(Natural News) If someone asked you to name the leading cause of accidental death in the United States, what would say? For many of us, the most obvious answer would be motor vehicle accidents. After all, virtually every American in the country spends time in a car or bus every day. If that was your answer, however, you would be wrong. The actual leading cause of not only accidental deaths, but all deaths in Americans under the age of 50 is drug overdose, in most cases, as the result of opioid addiction.
The opioid epidemic has been reported on so extensively that it almost feels like “old news.” The reality is incredibly shocking, however, and we cannot allow ourselves to become numb to the facts. This is a crisis that affects rich, poor, black, white and Hispanic, the old and the young. And it is growing at an alarming rate. According to CBS News, the number of overdose deaths rose a stunning 19 percent in just one year between 2015 and 2016, and that number has continued to skyrocket ever since.
President Trump declared the opioid crisis a public health emergency back in 2017, but despite his efforts and those of the health community in general, the epidemic continues to spiral out of control. Interestingly, however, a recent study by researchers from the University of Arkansas at Little Rock, Claremont McKenna College and the University of Georgia, found that in communities where medical marijuana has been legalized and dispensaries are freely available, the number of opioid and overdose deaths has decreased significantly. (Related: Opioid epidemic reaches whole new crisis level as Big Pharma drugs out America for profit.)
More marijuana dispensaries = fewer opioid deaths
As reported by News Wise, research has found that simply changing laws to legalize marijuana use does not necessarily have any real impact on opioid-related deaths. However, the researchers in the study found that where the laws are changed and medical marijuana becomes easily accessible at local marijuana dispensaries, there is a real impact on the number of people who die of opioid overdoses in the community:
The researchers reviewed mortality records obtained from the Centers for Disease Control spanning from 2009 to 2015 to determine if the presence of dispensaries in counties that have medical cannabis laws had an effect on deaths that involved prescription opioids, synthetic opioids, and heroin. The results indicate that legal access to drugs at the county level can mitigate the opioid epidemic.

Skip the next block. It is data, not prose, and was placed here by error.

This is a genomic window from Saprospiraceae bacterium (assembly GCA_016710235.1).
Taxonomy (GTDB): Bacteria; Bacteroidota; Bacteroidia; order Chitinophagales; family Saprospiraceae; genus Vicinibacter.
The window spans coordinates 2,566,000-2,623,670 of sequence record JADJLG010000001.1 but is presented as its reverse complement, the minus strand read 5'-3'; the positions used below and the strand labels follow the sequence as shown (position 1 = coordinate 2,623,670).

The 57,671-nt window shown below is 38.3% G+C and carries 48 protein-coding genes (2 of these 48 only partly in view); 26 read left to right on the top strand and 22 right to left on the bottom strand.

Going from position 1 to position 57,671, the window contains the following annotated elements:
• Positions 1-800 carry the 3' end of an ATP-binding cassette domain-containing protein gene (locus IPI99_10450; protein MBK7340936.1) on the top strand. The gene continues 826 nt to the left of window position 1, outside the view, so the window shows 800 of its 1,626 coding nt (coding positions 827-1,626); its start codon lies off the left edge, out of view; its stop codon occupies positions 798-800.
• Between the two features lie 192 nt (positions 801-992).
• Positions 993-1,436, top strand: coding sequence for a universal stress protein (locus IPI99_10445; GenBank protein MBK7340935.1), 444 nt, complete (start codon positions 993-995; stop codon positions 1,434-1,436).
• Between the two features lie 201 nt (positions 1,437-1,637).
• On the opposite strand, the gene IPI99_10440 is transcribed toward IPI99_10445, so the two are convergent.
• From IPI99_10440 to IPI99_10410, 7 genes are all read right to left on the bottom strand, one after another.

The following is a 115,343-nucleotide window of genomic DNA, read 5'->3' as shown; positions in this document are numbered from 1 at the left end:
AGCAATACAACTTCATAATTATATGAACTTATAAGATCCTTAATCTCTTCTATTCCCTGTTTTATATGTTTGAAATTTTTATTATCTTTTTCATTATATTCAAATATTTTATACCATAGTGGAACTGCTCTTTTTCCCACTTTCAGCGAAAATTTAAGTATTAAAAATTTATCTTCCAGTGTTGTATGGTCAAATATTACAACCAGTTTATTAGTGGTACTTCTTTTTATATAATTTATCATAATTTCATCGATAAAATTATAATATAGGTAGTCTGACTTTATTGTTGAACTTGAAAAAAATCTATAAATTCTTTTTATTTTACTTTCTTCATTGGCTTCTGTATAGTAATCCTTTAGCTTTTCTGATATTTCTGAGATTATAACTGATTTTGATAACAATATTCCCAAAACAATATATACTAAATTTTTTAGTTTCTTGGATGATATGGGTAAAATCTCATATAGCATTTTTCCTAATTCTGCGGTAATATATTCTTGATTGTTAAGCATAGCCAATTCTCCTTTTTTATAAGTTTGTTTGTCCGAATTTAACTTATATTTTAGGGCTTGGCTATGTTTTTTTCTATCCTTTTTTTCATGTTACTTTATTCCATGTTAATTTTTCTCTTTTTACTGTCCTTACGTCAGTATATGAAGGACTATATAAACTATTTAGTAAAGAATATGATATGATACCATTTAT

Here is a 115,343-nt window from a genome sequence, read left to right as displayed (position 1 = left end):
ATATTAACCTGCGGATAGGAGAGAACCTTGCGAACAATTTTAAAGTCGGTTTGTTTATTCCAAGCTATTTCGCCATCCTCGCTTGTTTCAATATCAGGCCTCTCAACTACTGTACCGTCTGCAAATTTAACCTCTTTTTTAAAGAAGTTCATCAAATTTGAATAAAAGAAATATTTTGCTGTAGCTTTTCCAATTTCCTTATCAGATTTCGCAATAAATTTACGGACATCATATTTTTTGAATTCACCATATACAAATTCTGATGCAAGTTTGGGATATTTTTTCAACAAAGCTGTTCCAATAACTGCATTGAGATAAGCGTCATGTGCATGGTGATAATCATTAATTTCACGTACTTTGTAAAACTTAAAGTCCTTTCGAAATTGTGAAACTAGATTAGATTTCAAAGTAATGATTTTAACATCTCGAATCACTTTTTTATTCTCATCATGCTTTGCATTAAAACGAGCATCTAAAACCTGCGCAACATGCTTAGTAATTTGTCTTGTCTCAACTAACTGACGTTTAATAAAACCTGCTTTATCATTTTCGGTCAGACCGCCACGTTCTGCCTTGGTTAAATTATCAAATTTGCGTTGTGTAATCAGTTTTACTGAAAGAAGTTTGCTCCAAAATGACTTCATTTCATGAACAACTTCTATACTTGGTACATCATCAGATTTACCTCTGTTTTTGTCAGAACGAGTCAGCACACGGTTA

In states that have medical cannabis laws, the researchers found that mortality rates among non-Hispanic white men related to opioids and prescription opioids declined by 6 to 8 percent in counties that have dispensaries, when compared to counties that do not have dispensaries. Meanwhile, mortality due to heroin overdose in non-Hispanic white men due to heroin overdose declined by more than 10 percent.
Dr. Rhet Smith, assistant professor of economics at the University of Arkansas, Little Rock, and the study’s lead author, notes that the medical community in the United States has been grappling with ways to turn the tide on the opioid epidemic for years, but with little success. And he adds that simply passing cannabis laws is not enough.
“Once the dispensaries open and people can legally access these drugs, that is when you see the changes in mortality rates,” Smith said. “The legalization of marijuana and the opioid epidemic are topics that haven’t been thoroughly explored. We hope to shed light on the spillover effects that arise from changes in policies and law and increased substance abuse in the United States.”
Learn more about the nation’s greatest healthcare crisis at Opioids.news.